March 11th, 2015

Untouchable Pensioners: At Whose Expense?

497243779Russian authorities are very reluctant to talk about the state’s financial problems. The most topical systemic issues connected with budgetary policy or long-term planning are discussed privately in the halls of Russian Cabinet of Ministers, which degraded to the level of an “expert panel”, while only Putin and his closer circle of “siloviki” wield real power. Russian Pension Fund’s deficit represents an acute problem since the Kremlin is about to exhaust all possibilities to avoid unpopular decisions with regard to pensioners.
In recent years, the deficit of the Pension Fund has been steadily growing, which resulted in the necessity to sharply increase its replenishment from the federal budget. In 2014, budget transfers amounted to 1.7 trillion rubles, and in 2015 they are expected to reach 1.93 trillion rubles. Moreover, according to Russia’s Finance Ministry, budget revenue of the Russian Federation in 2015 will amount to 12.46 trillion rubles, which, as a share of Russia’s GDP, may be the lowest in the last 15 years at 17 percent. Last year, contrary to advice from the government’s economic bloc, Kremlin decided to freeze the savings portion of pensions. It seems that this decision will inevitably be renewed this year. Consequently, instead of saving money for retirement, employees will be financing current pensioners.
The situation with the Pension Fund is critical. It is not possible to entirely avoid the risk of not having enough money to pay pensions even by cutting budget spending by 10 percent, which the Finance Ministry seeks to do, and by freezing deductions from employees’ payrolls made toward their future pensions. After all, it is not only important to make pension payments on time but also to index pensions to inflation that has amounted to 6 percent in the last two months, which is a record high for many years. The government was already forced to call off the April indexation of pensions since there are no funds, whereas pensioners are used to it getting small but stable pension raises twice a year.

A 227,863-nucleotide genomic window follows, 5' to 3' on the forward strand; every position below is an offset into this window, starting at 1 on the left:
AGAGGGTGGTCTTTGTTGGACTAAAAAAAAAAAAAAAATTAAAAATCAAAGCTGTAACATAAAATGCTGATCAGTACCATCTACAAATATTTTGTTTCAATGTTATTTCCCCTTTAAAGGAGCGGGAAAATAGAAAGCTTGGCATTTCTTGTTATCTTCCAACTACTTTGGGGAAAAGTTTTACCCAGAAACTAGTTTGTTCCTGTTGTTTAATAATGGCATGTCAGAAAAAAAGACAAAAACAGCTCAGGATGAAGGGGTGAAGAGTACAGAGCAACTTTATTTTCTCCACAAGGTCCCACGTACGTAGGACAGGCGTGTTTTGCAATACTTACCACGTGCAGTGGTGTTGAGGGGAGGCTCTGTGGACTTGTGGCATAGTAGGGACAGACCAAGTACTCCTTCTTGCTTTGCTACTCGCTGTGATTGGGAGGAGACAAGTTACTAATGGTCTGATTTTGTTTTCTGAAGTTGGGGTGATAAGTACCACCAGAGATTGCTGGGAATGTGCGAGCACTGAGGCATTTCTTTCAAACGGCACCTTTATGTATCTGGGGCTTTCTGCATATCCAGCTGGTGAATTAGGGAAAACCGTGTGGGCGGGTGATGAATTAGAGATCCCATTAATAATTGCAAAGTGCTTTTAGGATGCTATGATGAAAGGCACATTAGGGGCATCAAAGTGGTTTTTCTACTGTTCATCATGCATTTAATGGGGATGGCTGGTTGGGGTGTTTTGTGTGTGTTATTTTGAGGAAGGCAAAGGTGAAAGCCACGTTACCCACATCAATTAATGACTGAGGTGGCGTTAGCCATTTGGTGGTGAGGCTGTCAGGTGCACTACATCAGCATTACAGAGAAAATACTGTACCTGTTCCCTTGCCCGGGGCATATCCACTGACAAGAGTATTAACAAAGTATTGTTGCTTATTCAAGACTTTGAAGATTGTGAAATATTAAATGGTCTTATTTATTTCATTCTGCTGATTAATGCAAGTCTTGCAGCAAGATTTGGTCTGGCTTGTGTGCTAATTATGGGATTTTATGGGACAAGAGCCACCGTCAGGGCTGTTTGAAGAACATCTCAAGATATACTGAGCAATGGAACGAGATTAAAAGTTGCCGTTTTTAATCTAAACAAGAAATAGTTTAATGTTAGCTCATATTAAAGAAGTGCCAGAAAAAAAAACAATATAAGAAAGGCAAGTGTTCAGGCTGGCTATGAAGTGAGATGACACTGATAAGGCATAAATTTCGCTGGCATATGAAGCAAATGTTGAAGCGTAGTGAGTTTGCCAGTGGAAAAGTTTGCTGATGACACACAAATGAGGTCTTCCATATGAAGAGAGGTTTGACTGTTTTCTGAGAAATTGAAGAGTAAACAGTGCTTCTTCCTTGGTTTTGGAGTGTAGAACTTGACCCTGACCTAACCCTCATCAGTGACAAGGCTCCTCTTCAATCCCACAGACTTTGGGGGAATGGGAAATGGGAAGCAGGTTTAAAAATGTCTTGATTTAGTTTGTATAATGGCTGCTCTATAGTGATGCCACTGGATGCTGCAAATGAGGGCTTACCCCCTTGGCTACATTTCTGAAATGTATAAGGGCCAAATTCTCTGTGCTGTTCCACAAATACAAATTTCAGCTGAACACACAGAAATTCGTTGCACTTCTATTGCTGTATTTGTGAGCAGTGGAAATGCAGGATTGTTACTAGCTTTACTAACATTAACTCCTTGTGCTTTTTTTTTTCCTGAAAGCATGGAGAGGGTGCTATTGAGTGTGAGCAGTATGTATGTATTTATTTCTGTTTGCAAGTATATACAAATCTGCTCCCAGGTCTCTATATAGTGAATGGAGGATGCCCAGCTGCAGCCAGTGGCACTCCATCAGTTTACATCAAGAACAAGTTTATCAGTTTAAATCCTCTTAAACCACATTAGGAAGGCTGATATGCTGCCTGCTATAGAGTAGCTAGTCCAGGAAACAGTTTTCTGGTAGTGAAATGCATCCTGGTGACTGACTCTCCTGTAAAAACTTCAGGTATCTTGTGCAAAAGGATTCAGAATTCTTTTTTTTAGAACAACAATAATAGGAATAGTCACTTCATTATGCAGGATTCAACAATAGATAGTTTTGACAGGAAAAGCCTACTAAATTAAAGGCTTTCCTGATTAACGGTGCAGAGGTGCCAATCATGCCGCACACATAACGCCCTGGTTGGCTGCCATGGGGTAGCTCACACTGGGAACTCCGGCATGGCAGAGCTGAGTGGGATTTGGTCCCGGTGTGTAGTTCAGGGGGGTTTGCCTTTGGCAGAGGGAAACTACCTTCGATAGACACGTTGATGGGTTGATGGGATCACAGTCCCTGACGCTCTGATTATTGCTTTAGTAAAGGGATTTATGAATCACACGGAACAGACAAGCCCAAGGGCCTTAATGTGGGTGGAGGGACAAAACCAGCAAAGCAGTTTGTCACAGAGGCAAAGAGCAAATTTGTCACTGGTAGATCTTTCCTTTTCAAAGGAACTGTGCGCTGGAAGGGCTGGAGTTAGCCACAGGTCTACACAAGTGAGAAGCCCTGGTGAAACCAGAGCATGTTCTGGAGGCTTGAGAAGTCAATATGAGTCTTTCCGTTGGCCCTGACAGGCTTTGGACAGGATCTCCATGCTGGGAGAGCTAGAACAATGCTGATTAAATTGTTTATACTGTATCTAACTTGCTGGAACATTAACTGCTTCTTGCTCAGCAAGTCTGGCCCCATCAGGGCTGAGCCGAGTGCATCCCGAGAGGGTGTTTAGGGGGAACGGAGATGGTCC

In order to find a solution, the authorities consider even the most radical propositions. Ministries compete with each other in submitting new ideas to Putin. The most cautious party in this competition is the social bloc of the government that is responsible for social stability and is consequently reluctant to take risks. This bloc came up with an idea to raise the statutory minimum length of employment that entitles a person to a pension. Another initiative that evoked the widest public 140510_nalogi_bremjaresponse consists in not paying pensions to those working pensioners who earn more than one million rubles (US$16,800) a year. There are about 220,000 such pensioners in Russia. Kremlin supported this idea. One more solution that the Finance Ministry has been advocating for years consists in increasing the retirement age. After meeting with “systemic economists”, Putin did not rule out the possibility to recur to this solution. However, it is very hard for the Kremlin to venture upon such a politically risky step. In a recent interview, the head of the Pension Fund, Anton Drozdov, said that “we need to take into consideration the state of health of the population which in Russia, by the time people reach 60 to 65 years of age, is worse than in [the rest of] Europe. After the age of 60, many people will have a disability”. It is worth reminding that in Russia, the retirement age is 55 years for women and 60 for men. It was introduced by Stalin in 1932 and has remained unchanged since. In most countries, the retirement age is 65 years.
Putin’s regime is based on the support of socially unprotected population groups, that are, pensioners and state employees. Thus, there is no doubt that Putin will find a way to procure pension funding. However, the cost of supporting the regime’s stability will inevitably grow and those whose interests the regime deems possible to neglect will have to pay the price. First of all, this will affect private sector employers and employees who will suffer from a greater fiscal burden. Redistribution of wealth produced by some citizens to the advantage of the obedient electorate reduces the existing tolerance of the active part of Russian society toward the corrupt government that has already discredited itself a long time ago. Putin is in a stalemate situation and has to choose between adopting unpopular measures by reducing pensions and increasing the retirement age, or putting more pressure on business. In either case there is no way to avoid public anger.

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